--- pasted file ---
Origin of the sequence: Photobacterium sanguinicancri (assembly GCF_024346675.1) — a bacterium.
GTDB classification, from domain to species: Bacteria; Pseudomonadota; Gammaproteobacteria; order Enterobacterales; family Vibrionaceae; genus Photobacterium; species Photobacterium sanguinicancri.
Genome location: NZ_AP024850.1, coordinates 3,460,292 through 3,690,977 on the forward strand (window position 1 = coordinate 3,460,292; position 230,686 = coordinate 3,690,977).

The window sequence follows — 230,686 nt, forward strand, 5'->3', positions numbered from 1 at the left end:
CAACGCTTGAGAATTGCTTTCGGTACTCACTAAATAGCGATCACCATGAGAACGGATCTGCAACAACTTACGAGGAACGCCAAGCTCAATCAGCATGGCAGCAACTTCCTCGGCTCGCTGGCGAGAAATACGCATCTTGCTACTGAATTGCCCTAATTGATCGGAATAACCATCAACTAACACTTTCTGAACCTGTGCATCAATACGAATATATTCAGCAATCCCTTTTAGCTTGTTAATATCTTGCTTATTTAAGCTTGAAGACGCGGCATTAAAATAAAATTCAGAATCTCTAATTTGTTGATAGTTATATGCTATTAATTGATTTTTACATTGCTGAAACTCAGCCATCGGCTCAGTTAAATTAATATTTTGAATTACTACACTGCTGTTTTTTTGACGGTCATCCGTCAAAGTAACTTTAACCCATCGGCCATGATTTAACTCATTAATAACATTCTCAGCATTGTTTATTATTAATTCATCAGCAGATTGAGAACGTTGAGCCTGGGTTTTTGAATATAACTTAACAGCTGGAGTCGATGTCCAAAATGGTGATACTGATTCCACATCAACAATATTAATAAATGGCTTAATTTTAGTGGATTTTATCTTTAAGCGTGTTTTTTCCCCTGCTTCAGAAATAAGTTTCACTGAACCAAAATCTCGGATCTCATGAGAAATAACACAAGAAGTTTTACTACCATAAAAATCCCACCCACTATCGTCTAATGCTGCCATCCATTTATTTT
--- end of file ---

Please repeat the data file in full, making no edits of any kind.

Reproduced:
Origin of the sequence: Photobacterium sanguinicancri (assembly GCF_024346675.1) — a bacterium.
GTDB classification, from domain to species: Bacteria; Pseudomonadota; Gammaproteobacteria; order Enterobacterales; family Vibrionaceae; genus Photobacterium; species Photobacterium sanguinicancri.
Genome location: NZ_AP024850.1, coordinates 3,460,292 through 3,690,977 on the forward strand (window position 1 = coordinate 3,460,292; position 230,686 = coordinate 3,690,977).

The window sequence follows — 230,686 nt, forward strand, 5'->3', positions numbered from 1 at the left end:
CAACGCTTGAGAATTGCTTTCGGTACTCACTAAATAGCGATCACCATGAGAACGGATCTGCAACAACTTACGAGGAACGCCAAGCTCAATCAGCATGGCAGCAACTTCCTCGGCTCGCTGGCGAGAAATACGCATCTTGCTACTGAATTGCCCTAATTGATCGGAATAACCATCAACTAACACTTTCTGAACCTGTGCATCAATACGAATATATTCAGCAATCCCTTTTAGCTTGTTAATATCTTGCTTATTTAAGCTTGAAGACGCGGCATTAAAATAAAATTCAGAATCTCTAATTTGTTGATAGTTATATGCTATTAATTGATTTTTACATTGCTGAAACTCAGCCATCGGCTCAGTTAAATTAATATTTTGAATTACTACACTGCTGTTTTTTTGACGGTCATCCGTCAAAGTAACTTTAACCCATCGGCCATGATTTAACTCATTAATAACATTCTCAGCATTGTTTATTATTAATTCATCAGCAGATTGAGAACGTTGAGCCTGGGTTTTTGAATATAACTTAACAGCTGGAGTCGATGTCCAAAATGGTGATACTGATTCCACATCAACAATATTAATAAATGGCTTAATTTTAGTGGATTTTATCTTTAAGCGTGTTTTTTCCCCTGCTTCAGAAATAAGTTTCACTGAACCAAAATCTCGGATCTCATGAGAAATAACACAAGAAGTTTTACTACCATAAAAATCCCACCCACTATCGTCTAATGCTGCCATCCATTTATTTT